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International Journal of Nephrology
Volume 2011 (2011), Article ID 839793, 6 pages
http://dx.doi.org/10.4061/2011/839793
Review Article

Arterial Stiffness and Dialysis Calcium Concentration

Division of Nephrology and Research Center of CHUQ, L'Hôtel Dieu de Québec Hospital and Faculty of Medicine, Laval University, Quebec, QC, Canada G1R 2J6

Received 31 October 2010; Accepted 2 March 2011

Academic Editor: Biagio Raffaele Di Iorio

Copyright © 2011 Fabrice Mac-Way et al. This is an open access article distributed under the Creative Commons Attribution License, which permits unrestricted use, distribution, and reproduction in any medium, provided the original work is properly cited.

Abstract

Arterial stiffness is the major determinant of isolated systolic hypertension and increased pulse pressure. Aortic stiffness is also associated with increased cardiovascular morbidity and mortality in patients with chronic kidney disease, hypertension, and general population. Hemodynamically, arterial stiffness results in earlier aortic pulse wave reflection leading to increased cardiac workload and decreased myocardial perfusion. Although the clinical consequence of aortic stiffness has been clearly established, its pathophysiology in various clinical conditions still remains poorly understood. The aim of the present paper is to review the studies that have looked at the impact of dialysis calcium concentration on arterial stiffness. Overall, the results of small short-term studies suggest that higher dialysis calcium is associated with a transient but significant increase in arterial stiffness. This calcium dependant increase in arterial stiffness is potentially explained by increased vascular smooth muscle tone of the conduit arteries and is not solely explained by changes in mean blood pressure. However, the optimal DCa remains to be determined, and long term studies are required to evaluate its impact on the progression of arterial stiffness.

1. Introduction

Midsize and large-size arteries are primarily responsible for carrying blood from the heart to the tissues (conductive function) and contribute little to the total vascular resistance. However, the arterial tree must also cope with the cyclic cardiac output and assure the perfusion of organs even during diastole. In this respect, aorta, with its unique elastic capacity, plays a vital role in dampening of the peak systolic pressure and uses its elastic recoil to assure blood flow to the organs even during diastole. Consequently, aortic stiffness, a major determinant of isolated systolic hypertension and increased pulse pressure, has been associated with increased cardiovascular events and mortality [15]. The mechanisms of arterial stiffness in various clinical conditions still remain poorly understood. It is thought that stiffness of central elastic arteries is the result of fragmentation of elastin fibers, increased extracellular matrix production of collagen (vascular fibrosis), modification of extracellular matrix by advances glycation end-products, and medial vascular calcification (Mönckeberg sclerosis) [610].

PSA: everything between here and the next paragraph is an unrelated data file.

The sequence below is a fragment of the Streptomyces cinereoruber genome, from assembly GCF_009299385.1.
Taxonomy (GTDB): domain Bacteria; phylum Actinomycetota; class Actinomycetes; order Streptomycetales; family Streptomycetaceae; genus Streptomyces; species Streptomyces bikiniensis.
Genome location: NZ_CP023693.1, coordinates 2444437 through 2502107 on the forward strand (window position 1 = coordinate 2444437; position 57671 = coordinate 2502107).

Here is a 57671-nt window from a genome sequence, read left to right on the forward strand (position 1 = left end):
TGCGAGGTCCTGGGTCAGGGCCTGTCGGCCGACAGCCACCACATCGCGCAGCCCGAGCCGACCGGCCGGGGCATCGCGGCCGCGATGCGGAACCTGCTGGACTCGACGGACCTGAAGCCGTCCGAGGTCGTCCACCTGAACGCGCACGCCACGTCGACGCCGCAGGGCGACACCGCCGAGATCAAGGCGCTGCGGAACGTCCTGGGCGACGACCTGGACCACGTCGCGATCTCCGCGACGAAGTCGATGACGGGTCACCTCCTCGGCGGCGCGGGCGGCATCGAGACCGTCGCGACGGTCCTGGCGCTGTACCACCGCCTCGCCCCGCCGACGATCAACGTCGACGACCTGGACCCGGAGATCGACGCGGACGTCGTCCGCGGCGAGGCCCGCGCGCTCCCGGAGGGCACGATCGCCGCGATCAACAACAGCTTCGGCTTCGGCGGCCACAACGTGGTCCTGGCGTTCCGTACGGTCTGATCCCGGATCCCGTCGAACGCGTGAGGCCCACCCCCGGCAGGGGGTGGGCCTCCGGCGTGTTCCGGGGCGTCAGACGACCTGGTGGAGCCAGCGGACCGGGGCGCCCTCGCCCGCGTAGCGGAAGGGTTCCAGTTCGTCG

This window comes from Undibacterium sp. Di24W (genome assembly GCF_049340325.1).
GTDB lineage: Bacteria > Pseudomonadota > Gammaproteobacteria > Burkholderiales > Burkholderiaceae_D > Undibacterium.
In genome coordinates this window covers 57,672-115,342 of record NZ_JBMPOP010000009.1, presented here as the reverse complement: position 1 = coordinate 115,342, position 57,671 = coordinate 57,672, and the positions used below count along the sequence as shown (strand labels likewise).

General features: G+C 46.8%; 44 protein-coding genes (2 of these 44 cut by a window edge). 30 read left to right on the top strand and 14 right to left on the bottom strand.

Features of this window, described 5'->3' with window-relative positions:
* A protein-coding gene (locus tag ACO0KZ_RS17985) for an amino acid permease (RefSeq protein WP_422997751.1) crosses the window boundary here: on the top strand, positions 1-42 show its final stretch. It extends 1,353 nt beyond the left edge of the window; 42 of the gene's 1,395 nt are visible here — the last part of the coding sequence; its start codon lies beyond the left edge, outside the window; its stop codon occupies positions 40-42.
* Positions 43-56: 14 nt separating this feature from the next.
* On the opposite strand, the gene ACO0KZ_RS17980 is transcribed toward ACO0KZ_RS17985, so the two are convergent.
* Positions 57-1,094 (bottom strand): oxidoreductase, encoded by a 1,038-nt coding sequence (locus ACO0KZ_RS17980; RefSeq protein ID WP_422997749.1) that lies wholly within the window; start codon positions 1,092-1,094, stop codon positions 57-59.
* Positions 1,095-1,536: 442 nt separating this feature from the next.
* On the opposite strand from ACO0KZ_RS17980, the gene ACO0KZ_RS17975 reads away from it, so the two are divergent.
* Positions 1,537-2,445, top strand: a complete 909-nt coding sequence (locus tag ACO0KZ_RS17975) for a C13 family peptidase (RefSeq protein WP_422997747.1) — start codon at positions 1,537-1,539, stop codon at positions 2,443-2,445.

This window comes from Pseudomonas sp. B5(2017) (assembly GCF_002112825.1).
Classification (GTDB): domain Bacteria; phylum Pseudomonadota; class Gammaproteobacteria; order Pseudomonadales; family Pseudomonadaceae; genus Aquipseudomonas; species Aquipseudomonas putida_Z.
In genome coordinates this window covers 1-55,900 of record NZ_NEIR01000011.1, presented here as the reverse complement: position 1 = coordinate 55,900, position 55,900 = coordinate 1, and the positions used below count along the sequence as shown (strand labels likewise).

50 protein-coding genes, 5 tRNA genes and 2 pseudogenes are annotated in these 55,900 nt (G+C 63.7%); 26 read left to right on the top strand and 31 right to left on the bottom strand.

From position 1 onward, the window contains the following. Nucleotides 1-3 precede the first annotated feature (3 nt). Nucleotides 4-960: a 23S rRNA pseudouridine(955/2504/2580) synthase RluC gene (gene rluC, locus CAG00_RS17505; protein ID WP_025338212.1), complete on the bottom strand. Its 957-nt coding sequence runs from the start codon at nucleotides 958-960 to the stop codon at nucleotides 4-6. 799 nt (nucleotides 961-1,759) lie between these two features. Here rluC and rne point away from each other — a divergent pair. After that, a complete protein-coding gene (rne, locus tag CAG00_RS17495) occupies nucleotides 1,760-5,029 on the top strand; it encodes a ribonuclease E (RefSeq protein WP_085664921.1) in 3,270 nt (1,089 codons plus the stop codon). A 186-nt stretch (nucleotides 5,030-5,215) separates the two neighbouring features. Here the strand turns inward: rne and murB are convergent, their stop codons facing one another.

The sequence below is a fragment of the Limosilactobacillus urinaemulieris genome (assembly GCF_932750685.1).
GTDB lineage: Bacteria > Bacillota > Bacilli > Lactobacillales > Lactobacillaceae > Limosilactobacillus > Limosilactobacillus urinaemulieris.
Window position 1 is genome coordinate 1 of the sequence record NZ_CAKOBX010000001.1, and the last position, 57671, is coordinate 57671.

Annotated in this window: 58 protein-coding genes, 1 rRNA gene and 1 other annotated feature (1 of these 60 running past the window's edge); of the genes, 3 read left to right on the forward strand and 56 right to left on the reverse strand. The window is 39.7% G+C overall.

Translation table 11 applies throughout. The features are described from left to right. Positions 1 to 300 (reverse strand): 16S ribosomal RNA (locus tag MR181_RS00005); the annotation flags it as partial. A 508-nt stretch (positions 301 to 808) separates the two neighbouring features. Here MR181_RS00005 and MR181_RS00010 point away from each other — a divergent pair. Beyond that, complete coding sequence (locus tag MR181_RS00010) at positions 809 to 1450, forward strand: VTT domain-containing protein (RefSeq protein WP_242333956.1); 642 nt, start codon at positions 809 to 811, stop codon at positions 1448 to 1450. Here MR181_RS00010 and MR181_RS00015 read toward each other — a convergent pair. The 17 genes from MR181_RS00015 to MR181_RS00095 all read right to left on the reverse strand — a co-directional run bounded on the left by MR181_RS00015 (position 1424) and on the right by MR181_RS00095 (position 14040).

2. Arterial Stiffness and Its Hemodynamic Consequences

Arterial stiffness is best evaluated by determination of pulse wave velocity (PWV) over the arterial segment of interest (Figure 1). Determination of PWV as a measure of arterial stiffness provides an intuitive understanding of its impact on central (aortic) hemodynamic consequences (Figure 2). Accordingly, in patients with normal arteries, the pressure wave that is generated from the heart travels at a lower speed, hits the reflecting sites, and returns to the ascending aorta during the diastole. This late wave reflection results in the elevation of diastolic pressure and is beneficial for the coronary perfusion. However, when the blood vessels become stiff, the pressure wave travels much faster, hits the reflecting sites, and returns to the ascending aorta during the left ventricular ejection time (systole), when the aortic valves are still open. This early reflection that occurs during the systole imposes an increased workload for the left ventricle, and its absence during the diastole contributes to a rapid decay in diastolic pressure and poorer coronary perfusion pressure (Figures 3 and 4).

839793.fig.001
Figure 1: Pulse wave velocity. Pulse wave velocity (PWV) is measured by dividing the length of the arterial segment by the transit time of the pulse wave between the two sites of interest.
fig2
Figure 2: Arterial wave reflection. The upper section of both panels shows the recorded wave in subject with lower arterial stiffness (a) and higher arterial stiffness (b) as determined by a lower and a higher pulse wave respectively. The lower section of both panels shows the dissection of the recorded wave into the incidental (- - -) and reflected waves (…) in the respective conditions. In (a), it can be seen that the timing of peak reflected pressure wave (arrow) occurs after the closer of the valves (vertical line). In (b), the timing of peak reflected pressure wave (arrow) occurs before the closer of aortic valves (vertical line).
839793.fig.003